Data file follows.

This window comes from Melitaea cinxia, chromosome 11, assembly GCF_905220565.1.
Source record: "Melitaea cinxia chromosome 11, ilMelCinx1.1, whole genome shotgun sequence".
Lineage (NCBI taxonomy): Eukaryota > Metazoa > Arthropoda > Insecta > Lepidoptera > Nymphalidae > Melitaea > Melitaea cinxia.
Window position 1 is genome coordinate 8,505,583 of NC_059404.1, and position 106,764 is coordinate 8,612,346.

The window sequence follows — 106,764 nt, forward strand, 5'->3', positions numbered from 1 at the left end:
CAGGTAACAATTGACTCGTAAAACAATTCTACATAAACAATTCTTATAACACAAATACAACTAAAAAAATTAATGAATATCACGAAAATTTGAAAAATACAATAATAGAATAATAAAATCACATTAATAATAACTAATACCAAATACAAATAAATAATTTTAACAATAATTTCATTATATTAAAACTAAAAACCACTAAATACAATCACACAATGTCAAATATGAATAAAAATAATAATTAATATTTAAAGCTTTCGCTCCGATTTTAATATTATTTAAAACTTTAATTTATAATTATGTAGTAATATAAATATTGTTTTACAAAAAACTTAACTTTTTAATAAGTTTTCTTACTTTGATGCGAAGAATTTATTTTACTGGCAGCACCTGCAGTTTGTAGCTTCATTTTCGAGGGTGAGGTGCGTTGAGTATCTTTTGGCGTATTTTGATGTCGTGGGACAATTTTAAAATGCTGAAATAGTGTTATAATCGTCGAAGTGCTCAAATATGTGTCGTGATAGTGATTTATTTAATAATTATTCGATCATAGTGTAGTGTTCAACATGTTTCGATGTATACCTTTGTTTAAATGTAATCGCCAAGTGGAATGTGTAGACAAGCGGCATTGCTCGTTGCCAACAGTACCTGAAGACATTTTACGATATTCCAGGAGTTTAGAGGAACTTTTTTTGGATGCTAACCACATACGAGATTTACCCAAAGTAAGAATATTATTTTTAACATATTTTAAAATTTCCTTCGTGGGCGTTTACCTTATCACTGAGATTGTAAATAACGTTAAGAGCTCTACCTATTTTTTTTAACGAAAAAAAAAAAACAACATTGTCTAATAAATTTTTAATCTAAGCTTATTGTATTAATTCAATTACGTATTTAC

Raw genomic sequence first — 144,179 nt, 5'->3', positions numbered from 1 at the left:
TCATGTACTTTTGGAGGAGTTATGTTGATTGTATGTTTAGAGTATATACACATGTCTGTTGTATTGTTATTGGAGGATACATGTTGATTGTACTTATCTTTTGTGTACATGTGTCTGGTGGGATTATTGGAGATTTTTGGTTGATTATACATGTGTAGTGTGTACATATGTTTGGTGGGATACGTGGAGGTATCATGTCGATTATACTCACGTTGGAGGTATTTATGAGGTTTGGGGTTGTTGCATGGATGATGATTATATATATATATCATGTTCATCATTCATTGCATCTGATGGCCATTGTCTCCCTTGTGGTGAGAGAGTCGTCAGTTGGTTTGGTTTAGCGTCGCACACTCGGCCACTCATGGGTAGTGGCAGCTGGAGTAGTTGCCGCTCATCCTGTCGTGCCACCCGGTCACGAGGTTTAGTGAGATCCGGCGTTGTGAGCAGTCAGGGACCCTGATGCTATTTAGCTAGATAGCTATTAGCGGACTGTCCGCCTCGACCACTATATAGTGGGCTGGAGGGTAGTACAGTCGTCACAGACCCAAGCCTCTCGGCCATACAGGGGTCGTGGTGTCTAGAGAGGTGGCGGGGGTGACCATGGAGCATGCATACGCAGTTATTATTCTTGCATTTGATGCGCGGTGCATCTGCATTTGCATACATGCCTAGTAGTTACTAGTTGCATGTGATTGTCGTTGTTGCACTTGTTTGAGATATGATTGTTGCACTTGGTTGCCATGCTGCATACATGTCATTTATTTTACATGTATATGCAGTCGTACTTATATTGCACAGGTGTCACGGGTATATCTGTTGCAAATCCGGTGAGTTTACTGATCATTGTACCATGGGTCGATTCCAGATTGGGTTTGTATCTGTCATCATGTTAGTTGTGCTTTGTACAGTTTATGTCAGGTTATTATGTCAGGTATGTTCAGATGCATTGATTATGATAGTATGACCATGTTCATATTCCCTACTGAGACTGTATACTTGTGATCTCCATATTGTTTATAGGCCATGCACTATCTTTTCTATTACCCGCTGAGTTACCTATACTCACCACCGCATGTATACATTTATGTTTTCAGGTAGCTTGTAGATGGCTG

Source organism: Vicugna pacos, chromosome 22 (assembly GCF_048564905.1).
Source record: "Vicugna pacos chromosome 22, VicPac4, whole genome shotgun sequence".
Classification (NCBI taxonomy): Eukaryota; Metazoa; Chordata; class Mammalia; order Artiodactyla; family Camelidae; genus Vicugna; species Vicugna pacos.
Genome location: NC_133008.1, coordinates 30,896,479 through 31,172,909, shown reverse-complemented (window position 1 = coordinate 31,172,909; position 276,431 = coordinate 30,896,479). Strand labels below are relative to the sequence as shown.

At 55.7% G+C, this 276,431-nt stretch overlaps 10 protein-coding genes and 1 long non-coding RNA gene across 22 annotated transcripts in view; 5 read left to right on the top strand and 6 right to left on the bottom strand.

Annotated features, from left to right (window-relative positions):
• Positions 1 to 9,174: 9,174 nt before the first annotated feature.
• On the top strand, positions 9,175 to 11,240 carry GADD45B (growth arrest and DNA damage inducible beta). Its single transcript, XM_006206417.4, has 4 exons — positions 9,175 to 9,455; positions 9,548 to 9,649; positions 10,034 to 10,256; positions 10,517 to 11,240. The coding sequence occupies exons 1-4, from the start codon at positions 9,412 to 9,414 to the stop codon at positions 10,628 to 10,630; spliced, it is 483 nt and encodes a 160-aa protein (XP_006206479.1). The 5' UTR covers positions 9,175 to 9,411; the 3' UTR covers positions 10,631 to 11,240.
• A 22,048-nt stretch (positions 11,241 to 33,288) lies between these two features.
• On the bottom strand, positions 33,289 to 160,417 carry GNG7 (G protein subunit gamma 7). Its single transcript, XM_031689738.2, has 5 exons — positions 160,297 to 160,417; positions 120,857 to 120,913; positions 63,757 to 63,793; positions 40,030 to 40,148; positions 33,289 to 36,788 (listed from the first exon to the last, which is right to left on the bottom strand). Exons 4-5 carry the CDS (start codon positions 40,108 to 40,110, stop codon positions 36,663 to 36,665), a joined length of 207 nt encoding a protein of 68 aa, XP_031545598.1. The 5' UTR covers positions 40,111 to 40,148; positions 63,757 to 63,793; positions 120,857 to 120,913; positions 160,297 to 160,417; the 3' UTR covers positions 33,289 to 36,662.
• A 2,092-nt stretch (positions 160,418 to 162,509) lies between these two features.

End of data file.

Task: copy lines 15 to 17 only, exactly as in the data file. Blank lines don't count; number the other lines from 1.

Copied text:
• Positions 1 to 9,174: 9,174 nt before the first annotated feature.
• On the top strand, positions 9,175 to 11,240 carry GADD45B (growth arrest and DNA damage inducible beta). Its single transcript, XM_006206417.4, has 4 exons — positions 9,175 to 9,455; positions 9,548 to 9,649; positions 10,034 to 10,256; positions 10,517 to 11,240. The coding sequence occupies exons 1-4, from the start codon at positions 9,412 to 9,414 to the stop codon at positions 10,628 to 10,630; spliced, it is 483 nt and encodes a 160-aa protein (XP_006206479.1). The 5' UTR covers positions 9,175 to 9,411; the 3' UTR covers positions 10,631 to 11,240.
• A 22,048-nt stretch (positions 11,241 to 33,288) lies between these two features.